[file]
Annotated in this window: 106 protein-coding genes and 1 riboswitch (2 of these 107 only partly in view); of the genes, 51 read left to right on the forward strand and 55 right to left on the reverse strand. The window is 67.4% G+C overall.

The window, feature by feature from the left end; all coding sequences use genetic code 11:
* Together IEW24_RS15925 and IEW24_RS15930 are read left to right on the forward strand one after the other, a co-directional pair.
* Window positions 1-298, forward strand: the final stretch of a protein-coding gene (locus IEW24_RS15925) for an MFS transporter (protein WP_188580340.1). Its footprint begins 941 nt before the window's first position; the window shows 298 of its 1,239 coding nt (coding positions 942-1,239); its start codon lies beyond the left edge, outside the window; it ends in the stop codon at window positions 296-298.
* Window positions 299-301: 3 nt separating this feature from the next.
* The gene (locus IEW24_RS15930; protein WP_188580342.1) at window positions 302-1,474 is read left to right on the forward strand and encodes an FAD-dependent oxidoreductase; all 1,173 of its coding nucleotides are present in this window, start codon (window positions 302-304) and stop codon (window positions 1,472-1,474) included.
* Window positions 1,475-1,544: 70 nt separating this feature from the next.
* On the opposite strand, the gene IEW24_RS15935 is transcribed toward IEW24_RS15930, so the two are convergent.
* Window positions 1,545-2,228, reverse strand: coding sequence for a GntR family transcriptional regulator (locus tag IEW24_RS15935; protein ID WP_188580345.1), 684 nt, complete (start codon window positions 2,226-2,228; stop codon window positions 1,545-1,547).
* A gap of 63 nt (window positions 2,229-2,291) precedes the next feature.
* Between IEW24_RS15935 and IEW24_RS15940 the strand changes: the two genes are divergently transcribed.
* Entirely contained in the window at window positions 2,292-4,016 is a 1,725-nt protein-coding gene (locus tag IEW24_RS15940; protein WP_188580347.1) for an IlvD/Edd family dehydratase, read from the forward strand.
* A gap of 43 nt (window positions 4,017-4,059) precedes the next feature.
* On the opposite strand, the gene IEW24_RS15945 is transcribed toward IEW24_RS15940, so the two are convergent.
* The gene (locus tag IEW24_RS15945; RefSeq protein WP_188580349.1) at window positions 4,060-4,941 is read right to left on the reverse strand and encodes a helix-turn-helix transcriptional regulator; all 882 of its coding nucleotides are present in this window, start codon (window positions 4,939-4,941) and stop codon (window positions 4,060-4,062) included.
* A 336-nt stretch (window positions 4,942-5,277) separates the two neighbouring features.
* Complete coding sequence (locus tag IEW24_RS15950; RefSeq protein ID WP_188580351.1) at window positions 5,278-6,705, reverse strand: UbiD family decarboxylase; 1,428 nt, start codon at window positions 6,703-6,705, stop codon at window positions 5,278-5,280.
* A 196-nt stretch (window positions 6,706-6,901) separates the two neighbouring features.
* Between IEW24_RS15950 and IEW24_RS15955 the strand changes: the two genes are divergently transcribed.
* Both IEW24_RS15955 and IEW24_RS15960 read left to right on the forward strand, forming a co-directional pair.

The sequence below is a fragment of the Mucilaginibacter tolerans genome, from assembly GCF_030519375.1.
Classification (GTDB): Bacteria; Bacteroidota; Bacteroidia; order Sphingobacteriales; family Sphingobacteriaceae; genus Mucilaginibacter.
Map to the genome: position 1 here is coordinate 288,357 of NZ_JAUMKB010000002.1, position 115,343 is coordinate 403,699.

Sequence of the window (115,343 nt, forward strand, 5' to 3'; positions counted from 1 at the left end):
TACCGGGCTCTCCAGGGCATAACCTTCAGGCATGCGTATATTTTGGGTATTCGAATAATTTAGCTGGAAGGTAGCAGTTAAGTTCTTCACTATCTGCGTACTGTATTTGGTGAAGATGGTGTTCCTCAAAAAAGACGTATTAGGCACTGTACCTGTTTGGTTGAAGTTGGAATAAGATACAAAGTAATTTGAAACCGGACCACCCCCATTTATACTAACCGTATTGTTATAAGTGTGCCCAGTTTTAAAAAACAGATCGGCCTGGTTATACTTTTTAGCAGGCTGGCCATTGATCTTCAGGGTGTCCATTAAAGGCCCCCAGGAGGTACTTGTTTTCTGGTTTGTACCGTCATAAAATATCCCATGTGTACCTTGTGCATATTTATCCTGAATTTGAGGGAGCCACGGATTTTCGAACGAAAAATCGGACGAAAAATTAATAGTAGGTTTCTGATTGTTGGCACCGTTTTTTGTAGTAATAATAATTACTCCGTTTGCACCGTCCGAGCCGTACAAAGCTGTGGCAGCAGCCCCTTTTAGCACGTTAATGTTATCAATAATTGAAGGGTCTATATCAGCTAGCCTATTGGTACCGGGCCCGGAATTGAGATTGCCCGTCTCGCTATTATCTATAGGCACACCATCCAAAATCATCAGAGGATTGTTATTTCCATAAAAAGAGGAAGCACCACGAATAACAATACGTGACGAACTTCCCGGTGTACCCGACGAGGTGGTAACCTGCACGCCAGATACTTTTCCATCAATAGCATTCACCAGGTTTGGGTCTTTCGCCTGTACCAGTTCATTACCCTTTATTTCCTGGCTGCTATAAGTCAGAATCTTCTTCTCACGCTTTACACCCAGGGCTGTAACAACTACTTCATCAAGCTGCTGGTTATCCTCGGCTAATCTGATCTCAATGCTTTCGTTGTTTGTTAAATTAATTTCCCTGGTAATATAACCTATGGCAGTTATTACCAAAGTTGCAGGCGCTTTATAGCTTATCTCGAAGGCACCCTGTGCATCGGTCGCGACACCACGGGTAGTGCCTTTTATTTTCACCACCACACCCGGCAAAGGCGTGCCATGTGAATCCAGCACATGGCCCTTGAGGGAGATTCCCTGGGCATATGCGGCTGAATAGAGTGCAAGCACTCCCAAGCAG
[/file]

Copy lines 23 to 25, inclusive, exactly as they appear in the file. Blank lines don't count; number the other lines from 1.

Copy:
Map to the genome: position 1 here is coordinate 288,357 of NZ_JAUMKB010000002.1, position 115,343 is coordinate 403,699.

Sequence of the window (115,343 nt, forward strand, 5' to 3'; positions counted from 1 at the left end):
TACCGGGCTCTCCAGGGCATAACCTTCAGGCATGCGTATATTTTGGGTATTCGAATAATTTAGCTGGAAGGTAGCAGTTAAGTTCTTCACTATCTGCGTACTGTATTTGGTGAAGATGGTGTTCCTCAAAAAAGACGTATTAGGCACTGTACCTGTTTGGTTGAAGTTGGAATAAGATACAAAGTAATTTGAAACCGGACCACCCCCATTTATACTAACCGTATTGTTATAAGTGTGCCCAGTTTTAAAAAACAGATCGGCCTGGTTATACTTTTTAGCAGGCTGGCCATTGATCTTCAGGGTGTCCATTAAAGGCCCCCAGGAGGTACTTGTTTTCTGGTTTGTACCGTCATAAAATATCCCATGTGTACCTTGTGCATATTTATCCTGAATTTGAGGGAGCCACGGATTTTCGAACGAAAAATCGGACGAAAAATTAATAGTAGGTTTCTGATTGTTGGCACCGTTTTTTGTAGTAATAATAATTACTCCGTTTGCACCGTCCGAGCCGTACAAAGCTGTGGCAGCAGCCCCTTTTAGCACGTTAATGTTATCAATAATTGAAGGGTCTATATCAGCTAGCCTATTGGTACCGGGCCCGGAATTGAGATTGCCCGTCTCGCTATTATCTATAGGCACACCATCCAAAATCATCAGAGGATTGTTATTTCCATAAAAAGAGGAAGCACCACGAATAACAATACGTGACGAACTTCCCGGTGTACCCGACGAGGTGGTAACCTGCACGCCAGATACTTTTCCATCAATAGCATTCACCAGGTTTGGGTCTTTCGCCTGTACCAGTTCATTACCCTTTATTTCCTGGCTGCTATAAGTCAGAATCTTCTTCTCACGCTTTACACCCAGGGCTGTAACAACTACTTCATCAAGCTGCTGGTTATCCTCGGCTAATCTGATCTCAATGCTTTCGTTGTTTGTTAAATTAATTTCCCTGGTAATATAACCTATGGCAGTTATTACCAAAGTTGCAGGCGCTTTATAGCTTATCTCGAAGGCACCCTGTGCATCGGTCGCGACACCACGGGTAGTGCCTTTTATTTTCACCACCACACCCGGCAAAGGCGTGCCATGTGAATCCAGCACATGGCCCTTGAGGGAGATTCCCTGGGCATATGCGGCTGAATAGAGTGCAAGCACTCCCAAGCAG